(Daily Times-Call (Longmont, CO) Via Acquire Media NewsEdge) March 16--Unmanned Aerial Systems -- sometimes called Unmanned Aerial Vehicles, but most commonly referred to as "drones" -- often carry a negative connotation in people's minds.
That's why Longmont start-up company Iron Ridge UAS doesn't like to use the word. It can convey images of Al-Qaeda operatives being taken out by our government, or worse yet, the government using them to spy on us.
But Iron Ridge sees the technology as a huge opportunity economically. And it intends to position itself to be a leader in the industry by the time the Federal Aviation Administration issues its rules governing commercial drone use in a few years.
At present the FAA treats drones -- when it comes to them flying in what's called the National Air Space -- essentially like model airplanes, keeping them, with rare exceptions, on a tight leash. Rules state they cannot be used for commercial purposes; they can only be flown by line-of-sight in daylight hours; and they must stay below 400 feet off the ground.
But there are ways around those rules, and that's why Iron Ridge appeared before the Airport Advisory Board Thursday night and will be in front of the Longmont City Council Tuesday.
"What we're doing with the city is applying for a certificate of authorization that allows us special flying privileges," said Dan Ganousis, Iron Ridge's interim CEO.
Ganousis's background is in electrical engineering and chip design but he's also a self-described "serial entreprenuer," having been a part of 19 start-up companies. He founded Iron Ridge UAS late last year with Oliver Mazurkiewicz, the company's chief operations officer and founder of Iron Ridge Arms, a long-time firearms component manufacturer in Longmont. Their team includes experts in using advanced composite materials in manufacturing and in mechanical design as it relates to the aerospace industry.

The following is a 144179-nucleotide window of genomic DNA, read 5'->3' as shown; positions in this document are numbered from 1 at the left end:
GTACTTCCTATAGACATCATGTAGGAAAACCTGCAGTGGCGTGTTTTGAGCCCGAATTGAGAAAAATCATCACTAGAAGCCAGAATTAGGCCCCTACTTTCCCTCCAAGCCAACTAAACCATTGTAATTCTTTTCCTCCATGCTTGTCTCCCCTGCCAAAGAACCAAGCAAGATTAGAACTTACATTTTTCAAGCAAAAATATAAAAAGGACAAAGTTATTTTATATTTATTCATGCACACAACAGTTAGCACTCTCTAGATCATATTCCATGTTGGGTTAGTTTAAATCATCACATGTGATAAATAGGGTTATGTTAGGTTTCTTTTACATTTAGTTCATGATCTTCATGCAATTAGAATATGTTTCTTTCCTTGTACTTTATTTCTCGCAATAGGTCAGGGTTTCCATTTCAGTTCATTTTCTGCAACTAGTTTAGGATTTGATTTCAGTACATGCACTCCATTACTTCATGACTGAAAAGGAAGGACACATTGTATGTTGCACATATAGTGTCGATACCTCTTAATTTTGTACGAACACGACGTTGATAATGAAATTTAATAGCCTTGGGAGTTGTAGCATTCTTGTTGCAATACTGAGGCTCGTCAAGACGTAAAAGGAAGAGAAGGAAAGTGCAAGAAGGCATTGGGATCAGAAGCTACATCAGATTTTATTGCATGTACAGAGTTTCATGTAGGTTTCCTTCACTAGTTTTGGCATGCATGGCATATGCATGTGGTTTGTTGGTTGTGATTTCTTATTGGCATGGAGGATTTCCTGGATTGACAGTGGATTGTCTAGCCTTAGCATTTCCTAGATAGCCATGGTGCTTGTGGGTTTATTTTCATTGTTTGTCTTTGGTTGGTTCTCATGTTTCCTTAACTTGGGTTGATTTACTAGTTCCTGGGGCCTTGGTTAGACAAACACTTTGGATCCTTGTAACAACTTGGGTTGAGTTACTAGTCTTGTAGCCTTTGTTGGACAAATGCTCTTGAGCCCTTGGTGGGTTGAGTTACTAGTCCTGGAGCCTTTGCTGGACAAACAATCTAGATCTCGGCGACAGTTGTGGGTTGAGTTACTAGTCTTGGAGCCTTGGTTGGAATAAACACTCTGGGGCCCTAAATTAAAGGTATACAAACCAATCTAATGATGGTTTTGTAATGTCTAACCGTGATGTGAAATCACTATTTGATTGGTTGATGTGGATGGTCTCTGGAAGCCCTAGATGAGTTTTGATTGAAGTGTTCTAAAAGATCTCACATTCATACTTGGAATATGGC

Iron Ridge is hoping to raise $1.3 million from investors while also getting approval from the city to open a manufacturing and design facility at Vance Brand Airport. The money would be used not only to begin manufacturing its planes but also to fund research and development work for the next generation of planes.
Even though they're a start-up, they're ceding nothing to the competition that's already out there, the founders say.
"We're applying aerospace technology, not hobby technology, to the process," Mazurkiewicz said.
The upside to getting in on the ground floor
Although drones cannot be used for commercial purposes yet, they are in use all over the country. One common use is by farmers, who use them to survey their land or keep an eye on the condition of their soil or their crops.